Mon July 23, 2012

Politicians Split On Gun Laws Following Shootings

Some politicians are already calling for stricter gun laws in the wake of last week’s deadly shootings in Aurora, but several Colorado lawmakers say it’s still too soon to say what the policy impacts could be.

House minority leader Mark Ferrandino (D-Denver) attended Sunday’s vigil for the victims and their families. In the face of tragedy, he says it’s natural to try and look for policy answers.

“People are starting to ask the question how do we prevent this, what are the solutions if there are any,” says Ferrandino. “And I think those conversations are starting.”

The alleged gunman, 24-year-old James Holmes, amassed more than 6,000 rounds of ammunition on the Internet prior to the shooting. He used an assault rifle, a shotgun, a handgun and pistol—all of which were purchased legally over the last several months.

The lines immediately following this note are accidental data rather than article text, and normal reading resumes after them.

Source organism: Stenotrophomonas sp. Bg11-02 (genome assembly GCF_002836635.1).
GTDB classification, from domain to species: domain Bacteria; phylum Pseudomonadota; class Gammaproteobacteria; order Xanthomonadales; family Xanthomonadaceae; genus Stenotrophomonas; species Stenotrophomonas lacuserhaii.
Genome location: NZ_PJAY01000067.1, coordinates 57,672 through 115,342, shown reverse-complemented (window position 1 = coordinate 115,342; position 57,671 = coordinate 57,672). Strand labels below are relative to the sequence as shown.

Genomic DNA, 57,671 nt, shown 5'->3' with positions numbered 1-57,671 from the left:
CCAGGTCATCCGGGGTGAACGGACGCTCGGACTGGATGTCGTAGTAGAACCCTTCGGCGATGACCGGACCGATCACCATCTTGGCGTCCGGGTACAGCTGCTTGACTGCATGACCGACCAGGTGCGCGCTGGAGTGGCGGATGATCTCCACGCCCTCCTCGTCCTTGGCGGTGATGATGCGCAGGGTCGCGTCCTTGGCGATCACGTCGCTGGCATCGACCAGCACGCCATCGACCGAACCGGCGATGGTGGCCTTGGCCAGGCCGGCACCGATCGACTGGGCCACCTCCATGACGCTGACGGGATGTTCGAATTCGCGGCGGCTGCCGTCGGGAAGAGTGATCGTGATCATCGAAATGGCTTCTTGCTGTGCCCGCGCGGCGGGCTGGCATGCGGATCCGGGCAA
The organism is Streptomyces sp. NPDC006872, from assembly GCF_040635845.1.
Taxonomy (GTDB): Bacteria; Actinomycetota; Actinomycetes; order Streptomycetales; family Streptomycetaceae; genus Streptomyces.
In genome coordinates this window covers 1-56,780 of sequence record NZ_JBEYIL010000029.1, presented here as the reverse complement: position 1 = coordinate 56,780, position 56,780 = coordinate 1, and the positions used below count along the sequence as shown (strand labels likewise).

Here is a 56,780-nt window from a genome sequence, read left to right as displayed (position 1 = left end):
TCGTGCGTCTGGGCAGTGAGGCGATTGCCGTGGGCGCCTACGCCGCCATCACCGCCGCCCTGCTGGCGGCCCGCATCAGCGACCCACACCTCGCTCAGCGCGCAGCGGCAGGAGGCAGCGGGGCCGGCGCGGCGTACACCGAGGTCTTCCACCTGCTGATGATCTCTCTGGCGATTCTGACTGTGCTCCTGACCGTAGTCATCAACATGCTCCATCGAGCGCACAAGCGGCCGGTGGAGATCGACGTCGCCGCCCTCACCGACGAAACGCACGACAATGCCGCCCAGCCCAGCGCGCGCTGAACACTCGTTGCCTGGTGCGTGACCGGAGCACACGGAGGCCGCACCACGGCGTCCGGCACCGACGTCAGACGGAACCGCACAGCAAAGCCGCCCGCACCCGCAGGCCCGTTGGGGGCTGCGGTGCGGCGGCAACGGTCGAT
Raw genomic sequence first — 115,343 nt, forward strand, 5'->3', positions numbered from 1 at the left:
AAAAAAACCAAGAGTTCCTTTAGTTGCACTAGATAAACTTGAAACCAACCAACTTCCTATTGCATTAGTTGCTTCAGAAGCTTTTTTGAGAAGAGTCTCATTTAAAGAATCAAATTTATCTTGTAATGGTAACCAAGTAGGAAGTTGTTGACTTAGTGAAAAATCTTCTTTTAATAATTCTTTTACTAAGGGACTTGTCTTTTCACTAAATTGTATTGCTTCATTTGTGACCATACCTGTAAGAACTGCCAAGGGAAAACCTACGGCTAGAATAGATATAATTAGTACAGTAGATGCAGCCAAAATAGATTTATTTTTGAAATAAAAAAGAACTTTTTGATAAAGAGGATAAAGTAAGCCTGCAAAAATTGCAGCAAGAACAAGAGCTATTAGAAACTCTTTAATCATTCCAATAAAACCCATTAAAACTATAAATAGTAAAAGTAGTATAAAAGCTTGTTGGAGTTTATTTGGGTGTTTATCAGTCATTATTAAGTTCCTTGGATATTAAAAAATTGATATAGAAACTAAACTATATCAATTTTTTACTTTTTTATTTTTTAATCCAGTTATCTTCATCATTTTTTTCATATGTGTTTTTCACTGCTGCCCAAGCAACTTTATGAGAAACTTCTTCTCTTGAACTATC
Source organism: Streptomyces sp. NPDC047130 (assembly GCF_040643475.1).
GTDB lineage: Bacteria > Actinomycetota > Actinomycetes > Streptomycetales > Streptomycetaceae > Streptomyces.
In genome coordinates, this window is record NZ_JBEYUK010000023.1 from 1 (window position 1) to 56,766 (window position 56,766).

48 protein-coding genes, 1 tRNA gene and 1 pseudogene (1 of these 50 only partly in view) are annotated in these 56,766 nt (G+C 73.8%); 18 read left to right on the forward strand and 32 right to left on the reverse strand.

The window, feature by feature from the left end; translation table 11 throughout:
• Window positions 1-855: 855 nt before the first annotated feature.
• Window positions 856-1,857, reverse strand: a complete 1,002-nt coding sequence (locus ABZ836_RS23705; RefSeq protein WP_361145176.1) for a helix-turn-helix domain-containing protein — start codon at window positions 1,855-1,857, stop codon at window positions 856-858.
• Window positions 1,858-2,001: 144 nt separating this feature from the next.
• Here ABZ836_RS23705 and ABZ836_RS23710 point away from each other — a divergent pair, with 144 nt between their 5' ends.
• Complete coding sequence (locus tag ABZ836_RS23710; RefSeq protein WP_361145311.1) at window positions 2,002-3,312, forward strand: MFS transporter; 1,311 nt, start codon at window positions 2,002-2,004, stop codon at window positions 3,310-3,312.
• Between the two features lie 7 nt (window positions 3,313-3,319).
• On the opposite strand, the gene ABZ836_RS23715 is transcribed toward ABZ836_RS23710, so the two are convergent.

"Evil exists in the world and laws are probably not going to do much more than just mitigate it..."

Ferrandino says lawmakers definitely need to look at the policies surrounding everything that’s happened and expects those debates to happen during the next legislative session.

Congressman Ed Perlmutter (D-Aurora) has been a long-time supporter of a federal assault weapons ban. But it’s not clear if local politicians would want to go that route.

“Evil exists in the world and laws are probably not going to do much more than just mitigate it, and in many cases not even that,” says State senator Greg Brophy (R-Wray).

Some states, including Massachusetts and Illinois, have restrictions on ammunition sales over the Internet. But here, too, Brophy cautions his fellow state lawmakers against introducing such legislation in Colorado.

“I seriously doubt there is any way to really change the policy to make it impossible for something like this to happen,” says Brophy. 

For now, politicians say they are simply shocked, saddened and disgusted by the shooting and want to focus on helping the victims and community of Aurora recover.

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